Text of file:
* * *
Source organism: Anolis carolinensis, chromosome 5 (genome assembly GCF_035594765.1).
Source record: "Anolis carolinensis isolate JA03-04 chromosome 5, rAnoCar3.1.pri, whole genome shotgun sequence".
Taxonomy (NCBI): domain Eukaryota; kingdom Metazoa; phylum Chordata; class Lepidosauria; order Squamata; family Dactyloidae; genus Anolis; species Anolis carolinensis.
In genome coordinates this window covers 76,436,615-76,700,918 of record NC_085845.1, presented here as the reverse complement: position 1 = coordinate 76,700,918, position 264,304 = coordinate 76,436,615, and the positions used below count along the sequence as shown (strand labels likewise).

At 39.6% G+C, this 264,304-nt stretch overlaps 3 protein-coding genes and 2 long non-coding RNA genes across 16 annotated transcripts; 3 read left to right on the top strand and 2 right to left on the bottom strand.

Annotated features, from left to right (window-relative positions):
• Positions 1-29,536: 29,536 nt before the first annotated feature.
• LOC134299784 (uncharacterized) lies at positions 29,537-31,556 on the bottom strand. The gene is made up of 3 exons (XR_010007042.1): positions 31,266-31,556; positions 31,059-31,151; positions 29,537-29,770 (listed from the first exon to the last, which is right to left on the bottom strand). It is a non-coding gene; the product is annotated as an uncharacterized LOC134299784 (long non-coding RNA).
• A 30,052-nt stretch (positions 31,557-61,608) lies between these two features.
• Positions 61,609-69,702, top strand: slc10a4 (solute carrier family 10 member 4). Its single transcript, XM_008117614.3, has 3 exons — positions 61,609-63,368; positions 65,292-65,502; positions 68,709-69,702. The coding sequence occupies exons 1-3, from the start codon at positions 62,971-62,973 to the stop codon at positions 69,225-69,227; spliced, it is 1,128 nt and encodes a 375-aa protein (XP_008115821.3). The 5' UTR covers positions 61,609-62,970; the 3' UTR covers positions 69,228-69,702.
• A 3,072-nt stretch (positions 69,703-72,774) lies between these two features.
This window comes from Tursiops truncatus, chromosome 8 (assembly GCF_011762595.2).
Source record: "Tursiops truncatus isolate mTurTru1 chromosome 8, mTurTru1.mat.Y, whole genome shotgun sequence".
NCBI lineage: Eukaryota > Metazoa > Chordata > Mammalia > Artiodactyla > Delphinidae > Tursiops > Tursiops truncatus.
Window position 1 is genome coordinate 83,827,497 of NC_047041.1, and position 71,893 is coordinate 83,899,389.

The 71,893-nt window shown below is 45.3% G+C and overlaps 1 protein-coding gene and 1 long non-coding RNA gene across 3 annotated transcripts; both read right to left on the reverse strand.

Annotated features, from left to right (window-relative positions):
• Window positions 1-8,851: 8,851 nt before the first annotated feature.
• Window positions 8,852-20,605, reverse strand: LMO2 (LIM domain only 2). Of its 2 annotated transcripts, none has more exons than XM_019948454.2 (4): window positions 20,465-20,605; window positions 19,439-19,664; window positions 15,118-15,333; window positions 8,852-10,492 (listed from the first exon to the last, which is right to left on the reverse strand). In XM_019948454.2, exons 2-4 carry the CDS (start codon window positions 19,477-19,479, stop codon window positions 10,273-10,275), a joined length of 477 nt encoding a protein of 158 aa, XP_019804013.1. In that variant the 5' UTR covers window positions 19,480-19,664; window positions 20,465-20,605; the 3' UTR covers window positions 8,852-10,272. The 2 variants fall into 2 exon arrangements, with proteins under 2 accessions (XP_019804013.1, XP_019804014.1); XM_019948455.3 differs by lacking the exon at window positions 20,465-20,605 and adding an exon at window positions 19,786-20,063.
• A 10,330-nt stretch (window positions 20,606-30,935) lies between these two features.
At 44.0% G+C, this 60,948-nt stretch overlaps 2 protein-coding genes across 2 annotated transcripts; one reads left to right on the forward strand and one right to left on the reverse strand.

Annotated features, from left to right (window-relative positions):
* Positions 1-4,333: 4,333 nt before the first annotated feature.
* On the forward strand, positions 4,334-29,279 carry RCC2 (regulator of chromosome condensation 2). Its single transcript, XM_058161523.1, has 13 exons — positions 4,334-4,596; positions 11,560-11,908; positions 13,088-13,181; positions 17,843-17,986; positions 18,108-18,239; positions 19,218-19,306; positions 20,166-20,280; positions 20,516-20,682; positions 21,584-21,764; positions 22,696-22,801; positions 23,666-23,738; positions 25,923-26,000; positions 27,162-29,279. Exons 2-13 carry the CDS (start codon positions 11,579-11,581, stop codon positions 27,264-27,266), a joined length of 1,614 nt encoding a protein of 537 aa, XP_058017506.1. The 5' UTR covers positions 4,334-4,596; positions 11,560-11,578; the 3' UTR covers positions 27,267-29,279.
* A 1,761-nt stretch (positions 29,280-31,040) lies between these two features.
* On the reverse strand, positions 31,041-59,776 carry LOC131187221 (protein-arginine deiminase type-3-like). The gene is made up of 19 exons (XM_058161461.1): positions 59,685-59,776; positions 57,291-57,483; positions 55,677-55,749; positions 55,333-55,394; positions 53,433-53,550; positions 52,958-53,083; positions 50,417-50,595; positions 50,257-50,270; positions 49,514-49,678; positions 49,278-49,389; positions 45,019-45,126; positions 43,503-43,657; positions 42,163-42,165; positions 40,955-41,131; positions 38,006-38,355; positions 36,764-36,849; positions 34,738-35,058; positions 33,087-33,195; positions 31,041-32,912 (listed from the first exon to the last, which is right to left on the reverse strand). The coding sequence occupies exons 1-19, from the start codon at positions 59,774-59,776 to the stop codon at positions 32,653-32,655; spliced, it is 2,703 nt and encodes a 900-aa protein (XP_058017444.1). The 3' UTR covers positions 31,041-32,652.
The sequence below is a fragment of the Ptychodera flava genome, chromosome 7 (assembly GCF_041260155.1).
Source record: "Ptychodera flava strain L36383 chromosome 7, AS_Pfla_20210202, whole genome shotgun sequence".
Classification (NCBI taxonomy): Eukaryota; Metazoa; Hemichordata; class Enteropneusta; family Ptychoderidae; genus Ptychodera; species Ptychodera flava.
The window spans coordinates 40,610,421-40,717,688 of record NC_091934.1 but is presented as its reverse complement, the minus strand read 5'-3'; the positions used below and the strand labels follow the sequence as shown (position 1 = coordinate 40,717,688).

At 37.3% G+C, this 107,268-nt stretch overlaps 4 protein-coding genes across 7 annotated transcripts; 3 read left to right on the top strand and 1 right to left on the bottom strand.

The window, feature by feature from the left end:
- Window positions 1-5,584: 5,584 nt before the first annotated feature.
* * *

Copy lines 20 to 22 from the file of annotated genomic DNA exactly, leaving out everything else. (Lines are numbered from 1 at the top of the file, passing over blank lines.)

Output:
• A 10,330-nt stretch (window positions 20,606-30,935) lies between these two features.
At 44.0% G+C, this 60,948-nt stretch overlaps 2 protein-coding genes across 2 annotated transcripts; one reads left to right on the forward strand and one right to left on the reverse strand.

Annotated features, from left to right (window-relative positions):